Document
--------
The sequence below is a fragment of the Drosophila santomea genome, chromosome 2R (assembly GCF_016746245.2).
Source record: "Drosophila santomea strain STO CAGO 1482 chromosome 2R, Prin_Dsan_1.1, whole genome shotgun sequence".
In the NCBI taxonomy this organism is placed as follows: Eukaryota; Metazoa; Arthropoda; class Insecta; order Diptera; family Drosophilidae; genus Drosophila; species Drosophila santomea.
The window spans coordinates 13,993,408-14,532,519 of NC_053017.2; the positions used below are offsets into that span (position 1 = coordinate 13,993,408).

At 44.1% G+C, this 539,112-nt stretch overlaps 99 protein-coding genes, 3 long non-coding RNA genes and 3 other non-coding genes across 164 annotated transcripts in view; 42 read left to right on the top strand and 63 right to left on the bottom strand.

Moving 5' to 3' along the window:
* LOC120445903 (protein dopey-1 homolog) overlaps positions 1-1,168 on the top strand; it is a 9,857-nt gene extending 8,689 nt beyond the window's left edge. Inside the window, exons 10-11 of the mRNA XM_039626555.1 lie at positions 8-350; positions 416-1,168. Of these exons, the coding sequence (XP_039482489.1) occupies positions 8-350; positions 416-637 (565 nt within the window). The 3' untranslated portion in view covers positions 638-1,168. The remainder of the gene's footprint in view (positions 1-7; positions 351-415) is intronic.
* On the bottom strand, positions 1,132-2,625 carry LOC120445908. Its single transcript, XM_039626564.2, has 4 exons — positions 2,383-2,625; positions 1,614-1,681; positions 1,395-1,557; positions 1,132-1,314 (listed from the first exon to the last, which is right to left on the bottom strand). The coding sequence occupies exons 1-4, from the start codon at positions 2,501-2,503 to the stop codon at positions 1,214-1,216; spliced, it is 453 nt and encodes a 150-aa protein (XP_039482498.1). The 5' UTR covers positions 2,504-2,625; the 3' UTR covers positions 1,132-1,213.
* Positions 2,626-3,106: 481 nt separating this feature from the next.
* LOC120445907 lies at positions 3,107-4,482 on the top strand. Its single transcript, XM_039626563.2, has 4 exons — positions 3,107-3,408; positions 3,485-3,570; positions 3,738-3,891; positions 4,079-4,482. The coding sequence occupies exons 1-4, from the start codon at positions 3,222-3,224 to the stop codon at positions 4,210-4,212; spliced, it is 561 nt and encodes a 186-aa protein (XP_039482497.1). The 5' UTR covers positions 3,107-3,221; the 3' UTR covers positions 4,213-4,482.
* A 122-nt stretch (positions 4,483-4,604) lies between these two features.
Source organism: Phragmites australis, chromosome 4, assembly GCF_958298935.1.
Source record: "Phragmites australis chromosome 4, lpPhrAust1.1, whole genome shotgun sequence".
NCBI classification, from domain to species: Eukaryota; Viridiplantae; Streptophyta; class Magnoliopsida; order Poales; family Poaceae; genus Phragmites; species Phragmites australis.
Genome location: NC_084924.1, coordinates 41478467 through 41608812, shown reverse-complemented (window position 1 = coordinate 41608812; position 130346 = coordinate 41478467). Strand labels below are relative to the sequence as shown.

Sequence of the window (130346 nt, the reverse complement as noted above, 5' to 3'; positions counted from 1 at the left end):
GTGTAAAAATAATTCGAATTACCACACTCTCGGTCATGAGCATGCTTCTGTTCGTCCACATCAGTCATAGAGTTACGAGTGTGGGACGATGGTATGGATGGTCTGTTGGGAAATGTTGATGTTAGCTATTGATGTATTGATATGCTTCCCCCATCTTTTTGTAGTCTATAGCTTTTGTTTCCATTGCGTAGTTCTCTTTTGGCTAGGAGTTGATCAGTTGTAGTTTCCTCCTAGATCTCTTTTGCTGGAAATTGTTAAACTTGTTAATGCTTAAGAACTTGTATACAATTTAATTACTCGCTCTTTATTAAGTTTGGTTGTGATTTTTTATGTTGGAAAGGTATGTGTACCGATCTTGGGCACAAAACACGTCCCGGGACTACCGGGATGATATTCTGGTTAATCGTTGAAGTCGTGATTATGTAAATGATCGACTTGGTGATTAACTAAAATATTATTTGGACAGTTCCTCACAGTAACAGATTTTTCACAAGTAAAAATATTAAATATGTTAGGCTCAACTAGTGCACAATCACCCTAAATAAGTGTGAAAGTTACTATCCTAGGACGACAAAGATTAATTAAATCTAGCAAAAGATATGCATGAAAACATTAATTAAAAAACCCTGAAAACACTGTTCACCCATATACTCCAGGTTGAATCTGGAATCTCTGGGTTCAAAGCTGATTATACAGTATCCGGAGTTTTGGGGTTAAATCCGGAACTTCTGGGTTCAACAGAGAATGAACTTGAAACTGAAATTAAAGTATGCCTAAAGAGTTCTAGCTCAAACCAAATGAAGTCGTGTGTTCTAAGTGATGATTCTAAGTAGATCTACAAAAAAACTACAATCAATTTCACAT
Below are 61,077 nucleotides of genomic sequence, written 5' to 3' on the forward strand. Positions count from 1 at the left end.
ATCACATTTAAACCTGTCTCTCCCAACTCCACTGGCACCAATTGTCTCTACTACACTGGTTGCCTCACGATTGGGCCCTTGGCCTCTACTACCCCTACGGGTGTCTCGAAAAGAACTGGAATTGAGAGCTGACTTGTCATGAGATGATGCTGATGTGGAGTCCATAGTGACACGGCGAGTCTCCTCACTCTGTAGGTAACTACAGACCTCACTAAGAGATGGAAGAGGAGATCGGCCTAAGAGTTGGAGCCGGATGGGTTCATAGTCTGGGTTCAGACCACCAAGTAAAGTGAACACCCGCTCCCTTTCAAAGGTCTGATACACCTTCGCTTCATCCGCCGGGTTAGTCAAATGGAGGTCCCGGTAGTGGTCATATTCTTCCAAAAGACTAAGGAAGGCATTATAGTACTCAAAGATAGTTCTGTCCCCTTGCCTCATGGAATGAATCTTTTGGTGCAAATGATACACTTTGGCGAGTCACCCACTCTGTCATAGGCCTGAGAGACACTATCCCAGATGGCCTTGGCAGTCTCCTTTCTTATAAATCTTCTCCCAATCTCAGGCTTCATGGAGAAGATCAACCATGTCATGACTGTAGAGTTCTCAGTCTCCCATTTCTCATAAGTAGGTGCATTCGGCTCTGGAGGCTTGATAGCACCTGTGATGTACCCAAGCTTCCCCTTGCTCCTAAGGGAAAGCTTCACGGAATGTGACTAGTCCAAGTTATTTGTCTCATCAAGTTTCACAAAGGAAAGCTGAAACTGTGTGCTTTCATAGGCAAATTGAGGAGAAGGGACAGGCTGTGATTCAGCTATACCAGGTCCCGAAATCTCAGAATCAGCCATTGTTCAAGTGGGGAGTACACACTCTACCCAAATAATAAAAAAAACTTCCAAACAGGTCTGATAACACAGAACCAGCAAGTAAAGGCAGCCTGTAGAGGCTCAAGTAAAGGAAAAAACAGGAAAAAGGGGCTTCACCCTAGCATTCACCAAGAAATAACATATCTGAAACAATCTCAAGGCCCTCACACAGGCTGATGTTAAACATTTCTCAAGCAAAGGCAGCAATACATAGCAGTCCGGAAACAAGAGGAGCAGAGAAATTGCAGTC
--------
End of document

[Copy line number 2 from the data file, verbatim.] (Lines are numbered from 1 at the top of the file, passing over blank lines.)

Source record: "Drosophila santomea strain STO CAGO 1482 chromosome 2R, Prin_Dsan_1.1, whole genome shotgun sequence".